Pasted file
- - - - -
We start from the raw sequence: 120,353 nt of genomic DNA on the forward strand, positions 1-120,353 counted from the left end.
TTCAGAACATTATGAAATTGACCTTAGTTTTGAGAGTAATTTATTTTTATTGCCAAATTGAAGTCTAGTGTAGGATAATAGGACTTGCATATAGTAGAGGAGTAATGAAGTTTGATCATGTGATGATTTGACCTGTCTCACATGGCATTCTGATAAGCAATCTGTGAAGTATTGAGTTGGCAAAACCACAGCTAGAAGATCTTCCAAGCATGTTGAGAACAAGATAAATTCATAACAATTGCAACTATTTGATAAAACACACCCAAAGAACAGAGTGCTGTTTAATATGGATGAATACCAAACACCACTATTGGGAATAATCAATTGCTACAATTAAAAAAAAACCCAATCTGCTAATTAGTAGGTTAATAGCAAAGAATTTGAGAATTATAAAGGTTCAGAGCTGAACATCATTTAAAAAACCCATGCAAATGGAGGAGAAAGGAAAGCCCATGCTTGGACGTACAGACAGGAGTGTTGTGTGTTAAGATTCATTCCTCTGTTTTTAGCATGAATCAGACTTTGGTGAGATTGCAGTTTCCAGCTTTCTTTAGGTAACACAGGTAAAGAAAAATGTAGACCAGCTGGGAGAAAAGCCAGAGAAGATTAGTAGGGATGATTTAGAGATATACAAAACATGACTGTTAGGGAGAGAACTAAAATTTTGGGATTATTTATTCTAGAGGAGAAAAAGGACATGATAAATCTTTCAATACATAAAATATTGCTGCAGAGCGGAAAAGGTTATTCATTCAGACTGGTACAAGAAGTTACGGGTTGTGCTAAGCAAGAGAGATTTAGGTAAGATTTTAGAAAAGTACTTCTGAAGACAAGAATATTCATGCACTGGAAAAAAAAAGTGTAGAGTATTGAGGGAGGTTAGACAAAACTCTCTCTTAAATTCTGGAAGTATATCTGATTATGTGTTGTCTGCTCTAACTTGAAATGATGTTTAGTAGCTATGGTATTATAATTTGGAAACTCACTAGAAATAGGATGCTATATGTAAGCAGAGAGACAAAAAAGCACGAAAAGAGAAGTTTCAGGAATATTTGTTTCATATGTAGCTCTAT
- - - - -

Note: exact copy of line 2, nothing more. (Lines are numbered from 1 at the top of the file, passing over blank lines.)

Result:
TTCAGAACATTATGAAATTGACCTTAGTTTTGAGAGTAATTTATTTTTATTGCCAAATTGAAGTCTAGTGTAGGATAATAGGACTTGCATATAGTAGAGGAGTAATGAAGTTTGATCATGTGATGATTTGACCTGTCTCACATGGCATTCTGATAAGCAATCTGTGAAGTATTGAGTTGGCAAAACCACAGCTAGAAGATCTTCCAAGCATGTTGAGAACAAGATAAATTCATAACAATTGCAACTATTTGATAAAACACACCCAAAGAACAGAGTGCTGTTTAATATGGATGAATACCAAACACCACTATTGGGAATAATCAATTGCTACAATTAAAAAAAAACCCAATCTGCTAATTAGTAGGTTAATAGCAAAGAATTTGAGAATTATAAAGGTTCAGAGCTGAACATCATTTAAAAAACCCATGCAAATGGAGGAGAAAGGAAAGCCCATGCTTGGACGTACAGACAGGAGTGTTGTGTGTTAAGATTCATTCCTCTGTTTTTAGCATGAATCAGACTTTGGTGAGATTGCAGTTTCCAGCTTTCTTTAGGTAACACAGGTAAAGAAAAATGTAGACCAGCTGGGAGAAAAGCCAGAGAAGATTAGTAGGGATGATTTAGAGATATACAAAACATGACTGTTAGGGAGAGAACTAAAATTTTGGGATTATTTATTCTAGAGGAGAAAAAGGACATGATAAATCTTTCAATACATAAAATATTGCTGCAGAGCGGAAAAGGTTATTCATTCAGACTGGTACAAGAAGTTACGGGTTGTGCTAAGCAAGAGAGATTTAGGTAAGATTTTAGAAAAGTACTTCTGAAGACAAGAATATTCATGCACTGGAAAAAAAAAGTGTAGAGTATTGAGGGAGGTTAGACAAAACTCTCTCTTAAATTCTGGAAGTATATCTGATTATGTGTTGTCTGCTCTAACTTGAAATGATGTTTAGTAGCTATGGTATTATAATTTGGAAACTCACTAGAAATAGGATGCTATATGTAAGCAGAGAGACAAAAAAGCACGAAAAGAGAAGTTTCAGGAATATTTGTTTCATATGTAGCTCTAT